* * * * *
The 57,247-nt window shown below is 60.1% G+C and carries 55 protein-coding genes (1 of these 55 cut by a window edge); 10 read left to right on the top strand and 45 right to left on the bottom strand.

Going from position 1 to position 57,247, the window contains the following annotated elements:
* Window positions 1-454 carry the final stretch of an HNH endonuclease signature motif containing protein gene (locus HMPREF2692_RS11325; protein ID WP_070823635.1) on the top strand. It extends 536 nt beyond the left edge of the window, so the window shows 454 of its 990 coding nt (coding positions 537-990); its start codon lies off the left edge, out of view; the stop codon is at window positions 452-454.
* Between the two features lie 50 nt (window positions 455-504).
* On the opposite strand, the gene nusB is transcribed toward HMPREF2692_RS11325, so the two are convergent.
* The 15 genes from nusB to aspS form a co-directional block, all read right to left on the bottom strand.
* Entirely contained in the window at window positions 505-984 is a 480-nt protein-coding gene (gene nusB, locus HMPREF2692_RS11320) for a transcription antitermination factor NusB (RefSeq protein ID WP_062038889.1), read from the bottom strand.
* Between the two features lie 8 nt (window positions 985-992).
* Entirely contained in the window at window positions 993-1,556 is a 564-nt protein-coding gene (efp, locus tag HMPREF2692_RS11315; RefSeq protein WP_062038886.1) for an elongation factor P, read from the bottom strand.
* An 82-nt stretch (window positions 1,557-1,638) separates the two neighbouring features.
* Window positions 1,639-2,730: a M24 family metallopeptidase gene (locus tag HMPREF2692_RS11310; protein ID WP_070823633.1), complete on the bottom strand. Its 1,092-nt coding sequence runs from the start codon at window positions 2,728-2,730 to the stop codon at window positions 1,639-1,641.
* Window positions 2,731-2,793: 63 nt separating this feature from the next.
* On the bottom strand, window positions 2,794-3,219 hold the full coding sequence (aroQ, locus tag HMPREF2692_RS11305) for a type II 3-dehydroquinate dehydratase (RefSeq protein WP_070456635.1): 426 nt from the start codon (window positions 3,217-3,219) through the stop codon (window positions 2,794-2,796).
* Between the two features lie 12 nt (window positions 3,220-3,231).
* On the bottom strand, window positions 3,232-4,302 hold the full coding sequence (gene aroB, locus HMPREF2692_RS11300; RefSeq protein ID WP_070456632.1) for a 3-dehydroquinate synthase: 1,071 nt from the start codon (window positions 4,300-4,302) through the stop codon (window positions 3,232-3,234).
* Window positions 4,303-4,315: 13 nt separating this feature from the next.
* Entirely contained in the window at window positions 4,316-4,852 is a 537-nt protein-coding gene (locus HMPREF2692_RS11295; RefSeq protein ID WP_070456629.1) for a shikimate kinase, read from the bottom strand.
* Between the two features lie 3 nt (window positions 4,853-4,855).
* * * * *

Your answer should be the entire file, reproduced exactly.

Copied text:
The 57,247-nt window shown below is 60.1% G+C and carries 55 protein-coding genes (1 of these 55 cut by a window edge); 10 read left to right on the top strand and 45 right to left on the bottom strand.

Going from position 1 to position 57,247, the window contains the following annotated elements:
* Window positions 1-454 carry the final stretch of an HNH endonuclease signature motif containing protein gene (locus HMPREF2692_RS11325; protein ID WP_070823635.1) on the top strand. It extends 536 nt beyond the left edge of the window, so the window shows 454 of its 990 coding nt (coding positions 537-990); its start codon lies off the left edge, out of view; the stop codon is at window positions 452-454.
* Between the two features lie 50 nt (window positions 455-504).
* On the opposite strand, the gene nusB is transcribed toward HMPREF2692_RS11325, so the two are convergent.
* The 15 genes from nusB to aspS form a co-directional block, all read right to left on the bottom strand.
* Entirely contained in the window at window positions 505-984 is a 480-nt protein-coding gene (gene nusB, locus HMPREF2692_RS11320) for a transcription antitermination factor NusB (RefSeq protein ID WP_062038889.1), read from the bottom strand.
* Between the two features lie 8 nt (window positions 985-992).
* Entirely contained in the window at window positions 993-1,556 is a 564-nt protein-coding gene (efp, locus tag HMPREF2692_RS11315; RefSeq protein WP_062038886.1) for an elongation factor P, read from the bottom strand.
* An 82-nt stretch (window positions 1,557-1,638) separates the two neighbouring features.
* Window positions 1,639-2,730: a M24 family metallopeptidase gene (locus tag HMPREF2692_RS11310; protein ID WP_070823633.1), complete on the bottom strand. Its 1,092-nt coding sequence runs from the start codon at window positions 2,728-2,730 to the stop codon at window positions 1,639-1,641.
* Window positions 2,731-2,793: 63 nt separating this feature from the next.
* On the bottom strand, window positions 2,794-3,219 hold the full coding sequence (aroQ, locus tag HMPREF2692_RS11305) for a type II 3-dehydroquinate dehydratase (RefSeq protein WP_070456635.1): 426 nt from the start codon (window positions 3,217-3,219) through the stop codon (window positions 2,794-2,796).
* Between the two features lie 12 nt (window positions 3,220-3,231).
* On the bottom strand, window positions 3,232-4,302 hold the full coding sequence (gene aroB, locus HMPREF2692_RS11300; RefSeq protein ID WP_070456632.1) for a 3-dehydroquinate synthase: 1,071 nt from the start codon (window positions 4,300-4,302) through the stop codon (window positions 3,232-3,234).
* Window positions 4,303-4,315: 13 nt separating this feature from the next.
* Entirely contained in the window at window positions 4,316-4,852 is a 537-nt protein-coding gene (locus HMPREF2692_RS11295; RefSeq protein ID WP_070456629.1) for a shikimate kinase, read from the bottom strand.
* Between the two features lie 3 nt (window positions 4,853-4,855).